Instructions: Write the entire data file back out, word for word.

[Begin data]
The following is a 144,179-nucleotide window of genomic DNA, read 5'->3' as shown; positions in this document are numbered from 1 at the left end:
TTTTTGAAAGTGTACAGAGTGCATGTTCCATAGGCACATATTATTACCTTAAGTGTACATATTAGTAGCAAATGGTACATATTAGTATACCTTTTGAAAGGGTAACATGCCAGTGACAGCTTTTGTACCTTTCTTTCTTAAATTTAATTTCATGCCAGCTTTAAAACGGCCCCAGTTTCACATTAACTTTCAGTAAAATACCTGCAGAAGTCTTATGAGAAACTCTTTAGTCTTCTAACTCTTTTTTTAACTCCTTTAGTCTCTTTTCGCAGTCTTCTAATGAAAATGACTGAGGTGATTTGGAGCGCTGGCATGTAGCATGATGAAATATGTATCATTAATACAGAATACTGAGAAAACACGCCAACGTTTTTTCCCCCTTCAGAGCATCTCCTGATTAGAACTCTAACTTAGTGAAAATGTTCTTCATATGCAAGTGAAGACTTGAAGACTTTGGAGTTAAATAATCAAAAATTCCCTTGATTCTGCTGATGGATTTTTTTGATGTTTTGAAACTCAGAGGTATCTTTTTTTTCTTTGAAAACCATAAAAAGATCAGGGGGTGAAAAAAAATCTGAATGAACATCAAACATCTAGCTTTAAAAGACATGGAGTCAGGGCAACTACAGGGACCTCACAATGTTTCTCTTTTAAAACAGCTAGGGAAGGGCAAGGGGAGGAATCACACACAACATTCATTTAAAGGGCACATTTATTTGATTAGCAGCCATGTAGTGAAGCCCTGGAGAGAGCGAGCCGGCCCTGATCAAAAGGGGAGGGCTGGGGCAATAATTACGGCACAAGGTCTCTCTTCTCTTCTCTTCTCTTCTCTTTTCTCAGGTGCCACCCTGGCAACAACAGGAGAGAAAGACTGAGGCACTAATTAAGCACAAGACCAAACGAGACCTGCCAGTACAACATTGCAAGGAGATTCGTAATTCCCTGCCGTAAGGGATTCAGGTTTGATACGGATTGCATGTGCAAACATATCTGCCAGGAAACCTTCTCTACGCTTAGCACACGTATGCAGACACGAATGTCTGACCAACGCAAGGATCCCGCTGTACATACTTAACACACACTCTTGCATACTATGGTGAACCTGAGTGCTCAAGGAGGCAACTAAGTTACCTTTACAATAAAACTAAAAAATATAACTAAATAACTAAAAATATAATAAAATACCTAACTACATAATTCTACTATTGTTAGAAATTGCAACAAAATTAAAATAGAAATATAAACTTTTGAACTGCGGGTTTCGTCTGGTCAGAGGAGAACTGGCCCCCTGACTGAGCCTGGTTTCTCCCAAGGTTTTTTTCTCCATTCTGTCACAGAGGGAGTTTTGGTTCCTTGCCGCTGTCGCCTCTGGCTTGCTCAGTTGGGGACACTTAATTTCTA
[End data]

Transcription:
The following is a 144,179-nucleotide window of genomic DNA, read 5'->3' as shown; positions in this document are numbered from 1 at the left end:
TTTTTGAAAGTGTACAGAGTGCATGTTCCATAGGCACATATTATTACCTTAAGTGTACATATTAGTAGCAAATGGTACATATTAGTATACCTTTTGAAAGGGTAACATGCCAGTGACAGCTTTTGTACCTTTCTTTCTTAAATTTAATTTCATGCCAGCTTTAAAACGGCCCCAGTTTCACATTAACTTTCAGTAAAATACCTGCAGAAGTCTTATGAGAAACTCTTTAGTCTTCTAACTCTTTTTTTAACTCCTTTAGTCTCTTTTCGCAGTCTTCTAATGAAAATGACTGAGGTGATTTGGAGCGCTGGCATGTAGCATGATGAAATATGTATCATTAATACAGAATACTGAGAAAACACGCCAACGTTTTTTCCCCCTTCAGAGCATCTCCTGATTAGAACTCTAACTTAGTGAAAATGTTCTTCATATGCAAGTGAAGACTTGAAGACTTTGGAGTTAAATAATCAAAAATTCCCTTGATTCTGCTGATGGATTTTTTTGATGTTTTGAAACTCAGAGGTATCTTTTTTTTCTTTGAAAACCATAAAAAGATCAGGGGGTGAAAAAAAATCTGAATGAACATCAAACATCTAGCTTTAAAAGACATGGAGTCAGGGCAACTACAGGGACCTCACAATGTTTCTCTTTTAAAACAGCTAGGGAAGGGCAAGGGGAGGAATCACACACAACATTCATTTAAAGGGCACATTTATTTGATTAGCAGCCATGTAGTGAAGCCCTGGAGAGAGCGAGCCGGCCCTGATCAAAAGGGGAGGGCTGGGGCAATAATTACGGCACAAGGTCTCTCTTCTCTTCTCTTCTCTTCTCTTTTCTCAGGTGCCACCCTGGCAACAACAGGAGAGAAAGACTGAGGCACTAATTAAGCACAAGACCAAACGAGACCTGCCAGTACAACATTGCAAGGAGATTCGTAATTCCCTGCCGTAAGGGATTCAGGTTTGATACGGATTGCATGTGCAAACATATCTGCCAGGAAACCTTCTCTACGCTTAGCACACGTATGCAGACACGAATGTCTGACCAACGCAAGGATCCCGCTGTACATACTTAACACACACTCTTGCATACTATGGTGAACCTGAGTGCTCAAGGAGGCAACTAAGTTACCTTTACAATAAAACTAAAAAATATAACTAAATAACTAAAAATATAATAAAATACCTAACTACATAATTCTACTATTGTTAGAAATTGCAACAAAATTAAAATAGAAATATAAACTTTTGAACTGCGGGTTTCGTCTGGTCAGAGGAGAACTGGCCCCCTGACTGAGCCTGGTTTCTCCCAAGGTTTTTTTCTCCATTCTGTCACAGAGGGAGTTTTGGTTCCTTGCCGCTGTCGCCTCTGGCTTGCTCAGTTGGGGACACTTAATTTCTA